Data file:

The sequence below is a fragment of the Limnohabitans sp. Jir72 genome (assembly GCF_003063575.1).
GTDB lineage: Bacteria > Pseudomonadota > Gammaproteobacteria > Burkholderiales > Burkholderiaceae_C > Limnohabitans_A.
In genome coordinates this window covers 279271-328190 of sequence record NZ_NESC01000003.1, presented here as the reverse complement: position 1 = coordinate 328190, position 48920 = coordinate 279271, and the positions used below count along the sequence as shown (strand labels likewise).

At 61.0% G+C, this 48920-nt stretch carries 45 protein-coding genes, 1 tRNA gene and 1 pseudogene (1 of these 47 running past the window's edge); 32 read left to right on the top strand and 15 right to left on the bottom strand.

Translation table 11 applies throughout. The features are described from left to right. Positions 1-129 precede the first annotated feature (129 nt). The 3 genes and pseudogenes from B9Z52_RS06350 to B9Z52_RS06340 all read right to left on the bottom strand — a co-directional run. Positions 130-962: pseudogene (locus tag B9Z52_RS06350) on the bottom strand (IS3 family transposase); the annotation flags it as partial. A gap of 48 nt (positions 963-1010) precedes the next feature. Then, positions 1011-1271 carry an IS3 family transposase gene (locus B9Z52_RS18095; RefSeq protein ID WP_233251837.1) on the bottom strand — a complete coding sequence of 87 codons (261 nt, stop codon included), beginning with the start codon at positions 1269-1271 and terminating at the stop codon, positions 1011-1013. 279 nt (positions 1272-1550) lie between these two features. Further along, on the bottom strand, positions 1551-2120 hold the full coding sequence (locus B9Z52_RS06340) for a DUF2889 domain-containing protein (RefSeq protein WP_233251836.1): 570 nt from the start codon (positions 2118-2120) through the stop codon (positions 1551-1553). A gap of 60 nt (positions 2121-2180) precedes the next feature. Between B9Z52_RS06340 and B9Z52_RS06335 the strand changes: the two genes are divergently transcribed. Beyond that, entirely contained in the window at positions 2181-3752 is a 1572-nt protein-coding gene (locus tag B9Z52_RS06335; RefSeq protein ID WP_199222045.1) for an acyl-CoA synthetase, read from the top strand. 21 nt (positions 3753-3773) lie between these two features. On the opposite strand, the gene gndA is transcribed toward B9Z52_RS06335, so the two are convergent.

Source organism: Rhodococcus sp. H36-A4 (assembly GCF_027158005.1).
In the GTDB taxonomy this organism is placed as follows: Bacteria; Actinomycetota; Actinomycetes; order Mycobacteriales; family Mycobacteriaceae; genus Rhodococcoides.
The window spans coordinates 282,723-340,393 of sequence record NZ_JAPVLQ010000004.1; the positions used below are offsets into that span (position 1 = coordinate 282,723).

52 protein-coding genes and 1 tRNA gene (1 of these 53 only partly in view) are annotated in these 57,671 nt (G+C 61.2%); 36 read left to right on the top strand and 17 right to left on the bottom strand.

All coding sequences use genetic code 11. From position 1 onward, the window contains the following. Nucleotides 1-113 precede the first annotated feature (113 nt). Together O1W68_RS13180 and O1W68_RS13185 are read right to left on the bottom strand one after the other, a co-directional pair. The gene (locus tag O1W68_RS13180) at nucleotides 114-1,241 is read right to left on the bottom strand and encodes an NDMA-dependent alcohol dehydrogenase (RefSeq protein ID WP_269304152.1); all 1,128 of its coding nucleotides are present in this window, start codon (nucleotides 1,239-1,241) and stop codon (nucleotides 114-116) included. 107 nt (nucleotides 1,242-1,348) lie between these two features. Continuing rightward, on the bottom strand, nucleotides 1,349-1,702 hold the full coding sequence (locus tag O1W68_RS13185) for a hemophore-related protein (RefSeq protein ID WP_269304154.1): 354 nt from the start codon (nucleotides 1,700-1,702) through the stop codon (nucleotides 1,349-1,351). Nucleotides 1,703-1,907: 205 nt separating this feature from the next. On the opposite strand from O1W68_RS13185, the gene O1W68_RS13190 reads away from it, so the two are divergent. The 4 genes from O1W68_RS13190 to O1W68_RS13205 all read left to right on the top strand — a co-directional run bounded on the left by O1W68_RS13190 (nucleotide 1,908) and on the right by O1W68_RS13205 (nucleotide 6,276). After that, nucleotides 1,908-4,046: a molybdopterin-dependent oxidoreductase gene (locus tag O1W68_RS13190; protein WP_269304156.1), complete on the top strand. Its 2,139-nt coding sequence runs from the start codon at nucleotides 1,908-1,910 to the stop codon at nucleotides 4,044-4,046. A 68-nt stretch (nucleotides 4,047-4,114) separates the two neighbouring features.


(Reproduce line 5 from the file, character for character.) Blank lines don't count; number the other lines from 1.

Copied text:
Translation table 11 applies throughout. The features are described from left to right. Positions 1-129 precede the first annotated feature (129 nt). The 3 genes and pseudogenes from B9Z52_RS06350 to B9Z52_RS06340 all read right to left on the bottom strand — a co-directional run. Positions 130-962: pseudogene (locus tag B9Z52_RS06350) on the bottom strand (IS3 family transposase); the annotation flags it as partial. A gap of 48 nt (positions 963-1010) precedes the next feature. Then, positions 1011-1271 carry an IS3 family transposase gene (locus B9Z52_RS18095; RefSeq protein ID WP_233251837.1) on the bottom strand — a complete coding sequence of 87 codons (261 nt, stop codon included), beginning with the start codon at positions 1269-1271 and terminating at the stop codon, positions 1011-1013. 279 nt (positions 1272-1550) lie between these two features. Further along, on the bottom strand, positions 1551-2120 hold the full coding sequence (locus B9Z52_RS06340) for a DUF2889 domain-containing protein (RefSeq protein WP_233251836.1): 570 nt from the start codon (positions 2118-2120) through the stop codon (positions 1551-1553). A gap of 60 nt (positions 2121-2180) precedes the next feature. Between B9Z52_RS06340 and B9Z52_RS06335 the strand changes: the two genes are divergently transcribed. Beyond that, entirely contained in the window at positions 2181-3752 is a 1572-nt protein-coding gene (locus tag B9Z52_RS06335; RefSeq protein ID WP_199222045.1) for an acyl-CoA synthetase, read from the top strand. 21 nt (positions 3753-3773) lie between these two features. On the opposite strand, the gene gndA is transcribed toward B9Z52_RS06335, so the two are convergent.